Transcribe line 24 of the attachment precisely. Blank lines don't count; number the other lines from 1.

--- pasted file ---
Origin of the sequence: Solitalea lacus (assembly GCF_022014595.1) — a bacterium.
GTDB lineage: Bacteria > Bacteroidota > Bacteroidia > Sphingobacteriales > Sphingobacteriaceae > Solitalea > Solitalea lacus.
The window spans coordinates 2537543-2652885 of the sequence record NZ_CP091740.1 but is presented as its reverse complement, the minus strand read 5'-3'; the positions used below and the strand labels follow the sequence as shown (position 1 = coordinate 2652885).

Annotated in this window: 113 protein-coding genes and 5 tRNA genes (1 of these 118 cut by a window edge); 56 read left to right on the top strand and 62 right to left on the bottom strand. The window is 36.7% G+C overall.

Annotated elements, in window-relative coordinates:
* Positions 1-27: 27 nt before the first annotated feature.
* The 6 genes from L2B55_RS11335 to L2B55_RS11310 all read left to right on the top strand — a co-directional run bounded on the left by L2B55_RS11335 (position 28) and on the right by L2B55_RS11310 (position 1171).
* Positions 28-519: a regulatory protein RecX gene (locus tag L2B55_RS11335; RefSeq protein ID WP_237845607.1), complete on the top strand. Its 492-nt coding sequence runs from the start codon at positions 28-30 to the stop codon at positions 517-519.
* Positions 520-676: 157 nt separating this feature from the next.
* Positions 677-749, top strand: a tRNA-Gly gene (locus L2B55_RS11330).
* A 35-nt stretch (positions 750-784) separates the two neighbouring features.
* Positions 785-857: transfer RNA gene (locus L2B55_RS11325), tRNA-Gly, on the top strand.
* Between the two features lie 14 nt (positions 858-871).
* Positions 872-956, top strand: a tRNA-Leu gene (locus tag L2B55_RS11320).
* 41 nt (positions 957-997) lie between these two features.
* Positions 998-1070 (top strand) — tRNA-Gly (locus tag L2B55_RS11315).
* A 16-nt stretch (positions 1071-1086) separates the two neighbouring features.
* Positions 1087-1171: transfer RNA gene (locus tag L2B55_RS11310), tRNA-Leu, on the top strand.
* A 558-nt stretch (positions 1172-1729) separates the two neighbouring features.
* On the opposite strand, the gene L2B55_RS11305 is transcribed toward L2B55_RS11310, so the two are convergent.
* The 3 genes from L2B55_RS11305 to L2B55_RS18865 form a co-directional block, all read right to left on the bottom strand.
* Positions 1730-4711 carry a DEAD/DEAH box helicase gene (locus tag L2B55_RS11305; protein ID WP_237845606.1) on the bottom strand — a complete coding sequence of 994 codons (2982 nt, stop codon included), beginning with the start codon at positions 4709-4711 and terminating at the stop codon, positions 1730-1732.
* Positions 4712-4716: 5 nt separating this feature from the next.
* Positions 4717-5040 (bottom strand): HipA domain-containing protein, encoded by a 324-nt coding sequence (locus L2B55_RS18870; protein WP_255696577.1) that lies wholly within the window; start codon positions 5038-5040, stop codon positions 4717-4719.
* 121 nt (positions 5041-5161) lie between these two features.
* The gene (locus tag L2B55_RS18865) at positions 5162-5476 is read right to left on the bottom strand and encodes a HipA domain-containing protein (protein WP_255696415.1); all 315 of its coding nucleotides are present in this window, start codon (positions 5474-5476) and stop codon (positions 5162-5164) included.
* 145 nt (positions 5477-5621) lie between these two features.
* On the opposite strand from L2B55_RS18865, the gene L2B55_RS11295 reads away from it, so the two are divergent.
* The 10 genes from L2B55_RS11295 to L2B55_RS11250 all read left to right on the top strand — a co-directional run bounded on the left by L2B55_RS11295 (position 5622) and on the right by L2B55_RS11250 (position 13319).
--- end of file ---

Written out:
* Positions 4717-5040 (bottom strand): HipA domain-containing protein, encoded by a 324-nt coding sequence (locus L2B55_RS18870; protein WP_255696577.1) that lies wholly within the window; start codon positions 5038-5040, stop codon positions 4717-4719.